How should the media be regulated?
The painful accounts of intrusion into private lives by the newspapers that the Leveson Inquiry has revealed should provoke some government reaction. Is there a danger that ‘good’ journalism will be regulated away in some fashion in the name of protecting privacy? Will some instances of bad behaviour by those who should know better be missed if privacy is protected? Probably. But it seems a price worth paying. And of course most ‘good journalism’ does not involve exposing salacious details of people’s lives.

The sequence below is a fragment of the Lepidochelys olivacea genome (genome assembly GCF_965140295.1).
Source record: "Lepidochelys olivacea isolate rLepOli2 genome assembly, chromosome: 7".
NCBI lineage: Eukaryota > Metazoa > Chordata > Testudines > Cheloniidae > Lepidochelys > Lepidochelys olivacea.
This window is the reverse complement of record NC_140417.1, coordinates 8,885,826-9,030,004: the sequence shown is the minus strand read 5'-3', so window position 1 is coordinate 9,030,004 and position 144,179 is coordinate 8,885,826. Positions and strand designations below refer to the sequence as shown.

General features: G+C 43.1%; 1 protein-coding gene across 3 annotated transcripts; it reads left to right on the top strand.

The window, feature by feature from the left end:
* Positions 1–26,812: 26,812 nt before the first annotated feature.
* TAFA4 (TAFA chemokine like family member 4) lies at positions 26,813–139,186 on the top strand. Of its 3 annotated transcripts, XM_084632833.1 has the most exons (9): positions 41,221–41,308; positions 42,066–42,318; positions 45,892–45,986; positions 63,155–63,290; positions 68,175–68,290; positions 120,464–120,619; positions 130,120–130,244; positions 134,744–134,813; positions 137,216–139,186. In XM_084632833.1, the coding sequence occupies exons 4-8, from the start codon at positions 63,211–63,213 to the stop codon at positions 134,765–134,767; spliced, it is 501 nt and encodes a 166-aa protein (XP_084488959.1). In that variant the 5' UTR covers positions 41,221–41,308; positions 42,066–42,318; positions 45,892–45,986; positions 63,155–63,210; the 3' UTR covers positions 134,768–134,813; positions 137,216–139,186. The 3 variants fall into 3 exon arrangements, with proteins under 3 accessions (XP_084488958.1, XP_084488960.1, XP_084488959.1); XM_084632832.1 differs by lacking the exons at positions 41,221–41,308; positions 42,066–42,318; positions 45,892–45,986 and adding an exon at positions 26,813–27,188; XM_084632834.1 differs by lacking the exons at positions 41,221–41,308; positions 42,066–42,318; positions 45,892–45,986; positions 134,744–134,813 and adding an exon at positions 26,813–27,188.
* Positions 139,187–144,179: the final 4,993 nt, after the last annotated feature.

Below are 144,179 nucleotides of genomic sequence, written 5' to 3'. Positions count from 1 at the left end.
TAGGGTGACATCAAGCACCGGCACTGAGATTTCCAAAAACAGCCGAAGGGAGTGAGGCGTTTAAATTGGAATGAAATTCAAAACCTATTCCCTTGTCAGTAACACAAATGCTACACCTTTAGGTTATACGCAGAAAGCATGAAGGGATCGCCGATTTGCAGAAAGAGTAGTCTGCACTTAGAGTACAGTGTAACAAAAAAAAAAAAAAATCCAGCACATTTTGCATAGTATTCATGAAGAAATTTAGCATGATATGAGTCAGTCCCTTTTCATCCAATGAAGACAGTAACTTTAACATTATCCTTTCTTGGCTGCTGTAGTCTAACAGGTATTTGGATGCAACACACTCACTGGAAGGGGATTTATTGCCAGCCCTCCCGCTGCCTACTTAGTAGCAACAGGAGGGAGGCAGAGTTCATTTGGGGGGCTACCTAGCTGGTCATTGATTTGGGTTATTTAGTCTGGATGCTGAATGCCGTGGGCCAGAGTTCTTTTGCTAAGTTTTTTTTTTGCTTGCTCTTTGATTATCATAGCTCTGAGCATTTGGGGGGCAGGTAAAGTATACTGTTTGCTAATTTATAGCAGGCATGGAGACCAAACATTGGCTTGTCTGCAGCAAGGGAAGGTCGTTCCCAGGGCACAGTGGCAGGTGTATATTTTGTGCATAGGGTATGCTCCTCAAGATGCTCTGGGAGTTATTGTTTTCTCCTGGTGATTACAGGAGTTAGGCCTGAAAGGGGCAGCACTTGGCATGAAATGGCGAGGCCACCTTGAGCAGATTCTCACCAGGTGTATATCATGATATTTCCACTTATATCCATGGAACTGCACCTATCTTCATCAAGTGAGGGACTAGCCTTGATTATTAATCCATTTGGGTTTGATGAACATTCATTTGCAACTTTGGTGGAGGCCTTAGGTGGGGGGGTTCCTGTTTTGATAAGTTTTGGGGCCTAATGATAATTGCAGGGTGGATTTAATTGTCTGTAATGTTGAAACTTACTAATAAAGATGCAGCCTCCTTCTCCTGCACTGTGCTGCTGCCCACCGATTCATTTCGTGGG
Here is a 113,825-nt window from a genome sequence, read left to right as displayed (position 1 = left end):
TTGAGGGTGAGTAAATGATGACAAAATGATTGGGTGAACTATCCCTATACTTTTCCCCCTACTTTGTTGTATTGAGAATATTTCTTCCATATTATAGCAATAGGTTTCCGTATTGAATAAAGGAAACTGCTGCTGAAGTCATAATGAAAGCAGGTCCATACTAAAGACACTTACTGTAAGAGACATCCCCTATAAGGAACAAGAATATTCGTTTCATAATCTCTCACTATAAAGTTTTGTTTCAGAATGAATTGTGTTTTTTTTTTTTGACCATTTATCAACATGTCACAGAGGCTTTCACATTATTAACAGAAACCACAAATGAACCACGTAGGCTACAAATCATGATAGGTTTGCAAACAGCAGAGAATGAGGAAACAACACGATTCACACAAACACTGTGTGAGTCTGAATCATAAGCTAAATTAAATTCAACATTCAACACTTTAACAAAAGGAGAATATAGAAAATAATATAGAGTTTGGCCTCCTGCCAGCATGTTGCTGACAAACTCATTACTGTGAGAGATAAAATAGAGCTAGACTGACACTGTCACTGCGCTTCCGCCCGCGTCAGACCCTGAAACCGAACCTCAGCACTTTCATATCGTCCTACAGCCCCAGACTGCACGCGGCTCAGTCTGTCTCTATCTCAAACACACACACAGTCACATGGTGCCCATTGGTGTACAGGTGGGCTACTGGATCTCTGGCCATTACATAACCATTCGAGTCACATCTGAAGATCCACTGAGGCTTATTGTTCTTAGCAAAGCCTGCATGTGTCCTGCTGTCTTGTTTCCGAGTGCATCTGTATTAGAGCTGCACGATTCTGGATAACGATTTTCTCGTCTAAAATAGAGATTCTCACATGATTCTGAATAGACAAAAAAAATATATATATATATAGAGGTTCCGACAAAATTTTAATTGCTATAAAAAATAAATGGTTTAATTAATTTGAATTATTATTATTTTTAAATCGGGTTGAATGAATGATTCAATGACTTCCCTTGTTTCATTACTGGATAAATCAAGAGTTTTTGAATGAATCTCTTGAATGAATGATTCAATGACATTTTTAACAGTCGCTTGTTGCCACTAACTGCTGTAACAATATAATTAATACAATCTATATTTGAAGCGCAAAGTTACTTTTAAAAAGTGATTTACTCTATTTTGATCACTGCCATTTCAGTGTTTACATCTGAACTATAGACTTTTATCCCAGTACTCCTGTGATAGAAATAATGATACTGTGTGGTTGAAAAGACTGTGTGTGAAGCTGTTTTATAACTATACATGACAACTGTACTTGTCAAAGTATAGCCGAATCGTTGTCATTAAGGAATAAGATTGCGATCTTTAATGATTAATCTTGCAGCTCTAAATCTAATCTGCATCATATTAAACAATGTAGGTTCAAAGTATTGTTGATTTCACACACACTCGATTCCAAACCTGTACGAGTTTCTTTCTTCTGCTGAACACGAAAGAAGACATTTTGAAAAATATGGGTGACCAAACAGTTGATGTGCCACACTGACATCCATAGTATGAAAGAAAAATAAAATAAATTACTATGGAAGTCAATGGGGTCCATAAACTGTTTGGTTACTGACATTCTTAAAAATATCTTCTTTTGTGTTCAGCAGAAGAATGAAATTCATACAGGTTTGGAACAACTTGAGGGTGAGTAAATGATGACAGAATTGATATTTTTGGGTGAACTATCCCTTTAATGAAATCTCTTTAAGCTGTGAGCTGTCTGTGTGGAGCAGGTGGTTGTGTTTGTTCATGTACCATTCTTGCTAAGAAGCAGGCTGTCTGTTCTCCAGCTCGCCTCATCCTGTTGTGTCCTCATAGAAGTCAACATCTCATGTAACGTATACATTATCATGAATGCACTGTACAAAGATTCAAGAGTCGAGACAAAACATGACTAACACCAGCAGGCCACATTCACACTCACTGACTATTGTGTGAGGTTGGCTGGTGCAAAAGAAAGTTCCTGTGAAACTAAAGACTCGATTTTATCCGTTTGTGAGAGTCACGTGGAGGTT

I believe transparency is a good thing – but only until it does harm. The harrassment that goes with exposing private lives to the public very rarely has any justification, except to those who profit from it.
The key to any useful regulation of the media is to distinguish properly between what the public is interested in and what is in the public interest. The former should always be trumped by privacy; sometimes the latter should not.